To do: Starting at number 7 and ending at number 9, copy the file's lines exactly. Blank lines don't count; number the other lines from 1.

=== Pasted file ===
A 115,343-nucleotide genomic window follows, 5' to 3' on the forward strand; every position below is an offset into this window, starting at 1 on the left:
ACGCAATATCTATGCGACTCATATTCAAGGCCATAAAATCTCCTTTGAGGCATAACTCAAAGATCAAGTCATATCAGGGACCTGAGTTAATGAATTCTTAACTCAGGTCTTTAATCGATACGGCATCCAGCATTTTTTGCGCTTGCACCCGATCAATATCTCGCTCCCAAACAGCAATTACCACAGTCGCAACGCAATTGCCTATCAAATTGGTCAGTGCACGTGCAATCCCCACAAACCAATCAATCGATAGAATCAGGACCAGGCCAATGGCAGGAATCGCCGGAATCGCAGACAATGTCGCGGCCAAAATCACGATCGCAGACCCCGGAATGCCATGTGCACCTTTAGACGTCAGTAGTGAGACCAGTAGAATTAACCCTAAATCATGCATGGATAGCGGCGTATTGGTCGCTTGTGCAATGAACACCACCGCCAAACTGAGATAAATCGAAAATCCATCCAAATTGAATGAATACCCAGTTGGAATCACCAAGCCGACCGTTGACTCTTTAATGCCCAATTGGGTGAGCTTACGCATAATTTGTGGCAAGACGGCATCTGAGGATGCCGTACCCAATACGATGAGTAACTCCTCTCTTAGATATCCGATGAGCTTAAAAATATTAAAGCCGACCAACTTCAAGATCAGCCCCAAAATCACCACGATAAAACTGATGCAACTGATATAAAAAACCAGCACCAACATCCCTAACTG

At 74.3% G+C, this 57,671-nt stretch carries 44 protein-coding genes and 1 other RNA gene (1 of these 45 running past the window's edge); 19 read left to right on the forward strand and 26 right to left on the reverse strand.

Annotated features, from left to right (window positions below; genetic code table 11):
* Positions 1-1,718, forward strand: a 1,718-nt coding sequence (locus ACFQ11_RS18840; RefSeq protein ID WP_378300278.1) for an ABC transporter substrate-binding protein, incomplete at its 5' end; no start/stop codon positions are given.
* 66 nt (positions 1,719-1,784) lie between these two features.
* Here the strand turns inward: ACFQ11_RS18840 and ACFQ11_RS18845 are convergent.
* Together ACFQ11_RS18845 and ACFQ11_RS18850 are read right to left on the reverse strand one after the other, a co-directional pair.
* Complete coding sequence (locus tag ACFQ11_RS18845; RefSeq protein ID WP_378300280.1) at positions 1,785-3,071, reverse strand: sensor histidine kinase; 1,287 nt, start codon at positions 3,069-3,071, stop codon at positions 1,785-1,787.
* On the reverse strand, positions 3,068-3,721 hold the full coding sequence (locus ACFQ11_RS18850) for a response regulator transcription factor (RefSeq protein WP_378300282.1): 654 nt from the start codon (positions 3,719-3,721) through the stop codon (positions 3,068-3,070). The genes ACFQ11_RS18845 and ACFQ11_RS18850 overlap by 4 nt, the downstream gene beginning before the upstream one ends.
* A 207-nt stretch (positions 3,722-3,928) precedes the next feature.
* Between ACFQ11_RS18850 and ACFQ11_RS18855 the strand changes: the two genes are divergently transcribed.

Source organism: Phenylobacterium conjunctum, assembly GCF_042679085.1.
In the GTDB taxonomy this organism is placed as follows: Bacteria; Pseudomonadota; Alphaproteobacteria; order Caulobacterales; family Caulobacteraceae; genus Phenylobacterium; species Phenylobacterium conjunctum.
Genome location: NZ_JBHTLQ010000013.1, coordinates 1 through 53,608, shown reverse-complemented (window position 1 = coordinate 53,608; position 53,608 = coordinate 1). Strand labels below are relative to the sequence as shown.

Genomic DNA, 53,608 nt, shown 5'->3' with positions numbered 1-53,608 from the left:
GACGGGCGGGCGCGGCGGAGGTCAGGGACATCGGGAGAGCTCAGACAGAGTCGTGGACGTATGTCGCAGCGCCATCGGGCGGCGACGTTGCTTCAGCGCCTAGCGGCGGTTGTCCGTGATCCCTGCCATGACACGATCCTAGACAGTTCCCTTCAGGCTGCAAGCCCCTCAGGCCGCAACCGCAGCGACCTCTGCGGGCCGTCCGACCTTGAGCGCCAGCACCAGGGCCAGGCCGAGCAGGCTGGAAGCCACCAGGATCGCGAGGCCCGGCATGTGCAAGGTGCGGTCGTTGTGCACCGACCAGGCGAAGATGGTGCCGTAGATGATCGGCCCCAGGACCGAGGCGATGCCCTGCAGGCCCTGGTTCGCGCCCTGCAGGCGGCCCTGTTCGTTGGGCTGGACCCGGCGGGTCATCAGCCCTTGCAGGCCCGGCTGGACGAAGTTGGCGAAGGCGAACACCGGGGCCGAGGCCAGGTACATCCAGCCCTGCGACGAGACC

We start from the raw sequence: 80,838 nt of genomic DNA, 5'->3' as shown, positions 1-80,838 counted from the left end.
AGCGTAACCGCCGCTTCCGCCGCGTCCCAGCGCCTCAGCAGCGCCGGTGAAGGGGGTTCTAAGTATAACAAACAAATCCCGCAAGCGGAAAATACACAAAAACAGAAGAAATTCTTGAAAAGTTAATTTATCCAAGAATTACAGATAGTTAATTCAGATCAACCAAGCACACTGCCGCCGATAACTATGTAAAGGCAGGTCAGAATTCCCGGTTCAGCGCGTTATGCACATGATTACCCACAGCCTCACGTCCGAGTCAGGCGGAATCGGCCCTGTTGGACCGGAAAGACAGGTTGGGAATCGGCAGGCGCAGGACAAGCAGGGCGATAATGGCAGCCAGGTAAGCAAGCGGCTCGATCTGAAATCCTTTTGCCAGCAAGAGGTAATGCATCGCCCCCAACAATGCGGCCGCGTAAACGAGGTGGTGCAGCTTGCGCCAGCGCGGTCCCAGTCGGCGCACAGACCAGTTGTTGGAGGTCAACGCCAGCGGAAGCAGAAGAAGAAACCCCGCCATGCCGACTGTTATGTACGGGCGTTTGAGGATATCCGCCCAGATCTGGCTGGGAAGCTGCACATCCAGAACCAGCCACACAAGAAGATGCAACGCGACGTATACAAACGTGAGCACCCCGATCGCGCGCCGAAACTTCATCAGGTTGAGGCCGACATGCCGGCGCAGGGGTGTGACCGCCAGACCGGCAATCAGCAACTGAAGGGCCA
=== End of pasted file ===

* Here the strand turns inward: ACFQ11_RS18840 and ACFQ11_RS18845 are convergent.
* Together ACFQ11_RS18845 and ACFQ11_RS18850 are read right to left on the reverse strand one after the other, a co-directional pair.
* Complete coding sequence (locus tag ACFQ11_RS18845; RefSeq protein ID WP_378300280.1) at positions 1,785-3,071, reverse strand: sensor histidine kinase; 1,287 nt, start codon at positions 3,069-3,071, stop codon at positions 1,785-1,787.